New paper: ‘A physiological cost to behavioural tolerance’

Charuvi, A., Lees, D., Glover, HK., Rendall, AR., Dann, P. and Weston, MA.

For a given species, why does one bird fly when another doesn’t

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Image credit: Michael Weston

This process is often referred to as habituation – where some individuals become accustomed to repeated stimuli and therefore respond less. Habituation has been extensively discussed in relation to its importance in  informing guidelines for mitigating the impacts of human disturbance on wildlife. However, most studies only consider behavioural responses of individuals, not the underlying physiological responses (Weston et al. 2012). Only a limited number of studies have considered the behavioural and physiological response of individuals to threatening stimuli. These studies are important as it may be that birds respond physiologically prior to showing any behavioural response, meaning our measures of the impact of negative stimuli (i.e. human usage of an ecosystem) may under-estimate true impacts. Therefore, in this study we investigated whether physiological costs were incurred prior to, or simultaneously with a behavioural response.

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New paper: ‘Living with the enemy: a threatened prey species coexisting with feral cats on a fox-free island’

Miritis, V., Rendall, AR.,Doherty, TS., Coetsee, AL., Ritchie, EG.

We investigated the spatial and temporal activity of long-nosed potoroos (Potorous tridactylus tridactylus) and feral cats (Felis catus) on French Island, Victoria. This population of potoroo’s has co-existed with cats since their introduction to the island, and we sought to understand the mechanisms by which this population was able to continue to persist.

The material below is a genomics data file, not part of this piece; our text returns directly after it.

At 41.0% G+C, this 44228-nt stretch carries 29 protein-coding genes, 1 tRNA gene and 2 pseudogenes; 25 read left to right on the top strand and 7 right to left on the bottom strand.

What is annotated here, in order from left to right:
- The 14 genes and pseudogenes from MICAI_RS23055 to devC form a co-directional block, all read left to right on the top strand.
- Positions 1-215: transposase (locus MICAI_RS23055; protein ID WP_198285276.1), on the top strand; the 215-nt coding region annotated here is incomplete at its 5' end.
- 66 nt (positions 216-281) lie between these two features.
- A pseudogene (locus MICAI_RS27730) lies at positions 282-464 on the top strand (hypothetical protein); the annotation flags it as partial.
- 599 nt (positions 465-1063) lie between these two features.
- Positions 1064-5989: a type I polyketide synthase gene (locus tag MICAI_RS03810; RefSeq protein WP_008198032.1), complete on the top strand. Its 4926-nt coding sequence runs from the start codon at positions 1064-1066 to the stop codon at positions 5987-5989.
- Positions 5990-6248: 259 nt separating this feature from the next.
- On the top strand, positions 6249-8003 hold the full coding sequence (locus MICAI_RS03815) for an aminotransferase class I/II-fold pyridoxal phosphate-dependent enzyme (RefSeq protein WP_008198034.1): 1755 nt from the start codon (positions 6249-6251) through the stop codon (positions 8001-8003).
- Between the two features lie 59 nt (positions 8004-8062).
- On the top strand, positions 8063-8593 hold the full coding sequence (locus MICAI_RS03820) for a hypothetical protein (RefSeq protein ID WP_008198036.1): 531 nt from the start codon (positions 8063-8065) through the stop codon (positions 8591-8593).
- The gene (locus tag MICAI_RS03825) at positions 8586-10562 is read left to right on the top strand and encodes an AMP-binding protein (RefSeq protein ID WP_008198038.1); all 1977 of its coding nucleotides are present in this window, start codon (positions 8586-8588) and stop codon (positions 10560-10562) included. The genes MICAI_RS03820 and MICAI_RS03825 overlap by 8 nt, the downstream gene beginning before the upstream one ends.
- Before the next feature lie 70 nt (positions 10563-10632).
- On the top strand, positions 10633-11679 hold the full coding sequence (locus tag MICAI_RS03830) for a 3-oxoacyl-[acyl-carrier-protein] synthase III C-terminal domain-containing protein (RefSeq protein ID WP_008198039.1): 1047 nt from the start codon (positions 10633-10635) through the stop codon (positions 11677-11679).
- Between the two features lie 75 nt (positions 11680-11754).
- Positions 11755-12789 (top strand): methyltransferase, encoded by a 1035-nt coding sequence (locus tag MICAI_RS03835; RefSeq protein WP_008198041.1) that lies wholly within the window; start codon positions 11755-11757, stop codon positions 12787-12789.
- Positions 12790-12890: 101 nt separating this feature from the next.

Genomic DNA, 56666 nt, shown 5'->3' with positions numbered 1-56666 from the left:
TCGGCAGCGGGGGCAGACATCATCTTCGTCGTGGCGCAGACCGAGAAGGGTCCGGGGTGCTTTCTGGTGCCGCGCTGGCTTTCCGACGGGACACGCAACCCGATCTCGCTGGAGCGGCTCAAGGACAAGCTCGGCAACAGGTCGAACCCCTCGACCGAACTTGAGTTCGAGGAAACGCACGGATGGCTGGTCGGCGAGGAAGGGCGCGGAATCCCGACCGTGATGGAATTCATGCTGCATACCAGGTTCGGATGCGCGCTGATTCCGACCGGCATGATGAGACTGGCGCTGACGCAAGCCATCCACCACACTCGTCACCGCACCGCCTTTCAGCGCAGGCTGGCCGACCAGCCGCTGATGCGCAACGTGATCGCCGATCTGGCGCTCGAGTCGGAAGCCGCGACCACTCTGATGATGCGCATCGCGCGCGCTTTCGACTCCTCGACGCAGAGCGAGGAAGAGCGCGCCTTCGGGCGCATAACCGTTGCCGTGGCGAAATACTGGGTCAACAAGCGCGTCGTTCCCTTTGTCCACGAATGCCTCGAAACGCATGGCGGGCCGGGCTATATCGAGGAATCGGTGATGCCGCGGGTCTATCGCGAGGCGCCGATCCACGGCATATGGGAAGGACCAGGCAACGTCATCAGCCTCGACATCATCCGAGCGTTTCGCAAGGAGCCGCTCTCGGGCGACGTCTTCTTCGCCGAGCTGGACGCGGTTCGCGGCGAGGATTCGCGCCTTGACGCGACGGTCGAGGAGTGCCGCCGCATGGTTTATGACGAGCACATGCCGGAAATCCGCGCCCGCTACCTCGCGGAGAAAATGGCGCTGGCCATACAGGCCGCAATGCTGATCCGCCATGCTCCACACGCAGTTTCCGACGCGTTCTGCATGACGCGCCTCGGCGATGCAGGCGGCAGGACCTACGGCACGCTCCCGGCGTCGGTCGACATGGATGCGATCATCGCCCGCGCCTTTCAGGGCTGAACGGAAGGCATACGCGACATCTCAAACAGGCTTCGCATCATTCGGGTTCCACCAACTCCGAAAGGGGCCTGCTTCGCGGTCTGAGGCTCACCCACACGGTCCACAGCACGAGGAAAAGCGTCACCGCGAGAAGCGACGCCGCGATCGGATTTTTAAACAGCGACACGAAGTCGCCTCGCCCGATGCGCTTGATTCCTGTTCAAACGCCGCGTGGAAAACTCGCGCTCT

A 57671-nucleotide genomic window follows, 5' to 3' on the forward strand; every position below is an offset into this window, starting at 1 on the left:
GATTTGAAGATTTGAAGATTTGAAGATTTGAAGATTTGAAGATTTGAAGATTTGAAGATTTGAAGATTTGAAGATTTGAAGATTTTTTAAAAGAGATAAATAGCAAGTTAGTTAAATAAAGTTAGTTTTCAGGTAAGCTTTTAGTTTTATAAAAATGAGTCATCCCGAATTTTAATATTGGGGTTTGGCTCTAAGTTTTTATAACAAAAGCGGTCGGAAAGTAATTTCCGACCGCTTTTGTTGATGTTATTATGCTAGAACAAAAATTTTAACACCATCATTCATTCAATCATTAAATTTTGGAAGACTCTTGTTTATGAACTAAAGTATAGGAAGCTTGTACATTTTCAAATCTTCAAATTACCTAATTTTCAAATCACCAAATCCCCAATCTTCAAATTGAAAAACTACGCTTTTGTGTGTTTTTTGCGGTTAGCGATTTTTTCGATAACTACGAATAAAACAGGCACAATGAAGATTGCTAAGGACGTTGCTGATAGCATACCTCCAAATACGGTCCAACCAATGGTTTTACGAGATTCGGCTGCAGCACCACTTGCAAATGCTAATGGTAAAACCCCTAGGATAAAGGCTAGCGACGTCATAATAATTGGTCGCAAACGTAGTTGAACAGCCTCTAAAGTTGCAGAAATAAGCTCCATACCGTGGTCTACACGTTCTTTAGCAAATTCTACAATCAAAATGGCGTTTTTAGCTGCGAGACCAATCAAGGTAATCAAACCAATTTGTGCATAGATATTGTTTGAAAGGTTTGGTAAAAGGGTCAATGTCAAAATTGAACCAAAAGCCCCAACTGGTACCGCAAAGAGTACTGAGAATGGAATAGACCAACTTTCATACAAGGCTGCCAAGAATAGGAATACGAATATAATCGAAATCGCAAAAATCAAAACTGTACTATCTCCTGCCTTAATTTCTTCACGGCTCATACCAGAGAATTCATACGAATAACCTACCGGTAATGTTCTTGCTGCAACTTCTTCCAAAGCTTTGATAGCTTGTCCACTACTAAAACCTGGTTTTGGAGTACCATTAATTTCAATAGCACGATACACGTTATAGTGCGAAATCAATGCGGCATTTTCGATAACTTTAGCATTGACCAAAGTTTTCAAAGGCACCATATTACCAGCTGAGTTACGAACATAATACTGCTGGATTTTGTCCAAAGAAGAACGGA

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Continue reading “New paper: ‘Living with the enemy: a threatened prey species coexisting with feral cats on a fox-free island’”

New paper: ‘Comparison of the modified agglutination test and real-time PCR for detection of Toxoplasma gondii exposure in feral cats from Phillip Island, Australia, and risk factors associated with infection’

Adriaanse, K., Firestone, SM., Lynch, M., Rendall, AR., Sutherland, DR., Hufschmid, J., Traub, R.

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Abstract

Toxoplasma gondii is considered a disease risk for many native Australian species. Feral cats are the key definitive host of T. gondii in Australia and therefore, investigating the epidemiology of T. gondii in cat populations is essential to understanding the risk posed to wildlife. Continue reading “New paper: ‘Comparison of the modified agglutination test and real-time PCR for detection of Toxoplasma gondii exposure in feral cats from Phillip Island, Australia, and risk factors associated with infection’”

New paper: Zonation of a small mammal community within coastal dunes

Rendall, AR., Cooke, R., White, JG., Weston, MA. 

Zonation is a dominant feature of coastal ecologies, yet comparatively few studies are available on zonation of ecological assemblages in coastal dunes. No study is available which examines zonation of small terrestrial mammals in dunes. We use a dataset of 10 years of mammal trapping near Cape Conran, eastern Victoria, Australia and show that small mammals were common in this dune system. The only introduced small mammal was detected in a narrow band above the beach/dune interface, while native small mammal assemblages dominated in the rest of the dune field. This clear zonation may result from habitat preference, competition, predation and species-specific predator risk tolerances, marine or beach subsidies or a combination of these influences.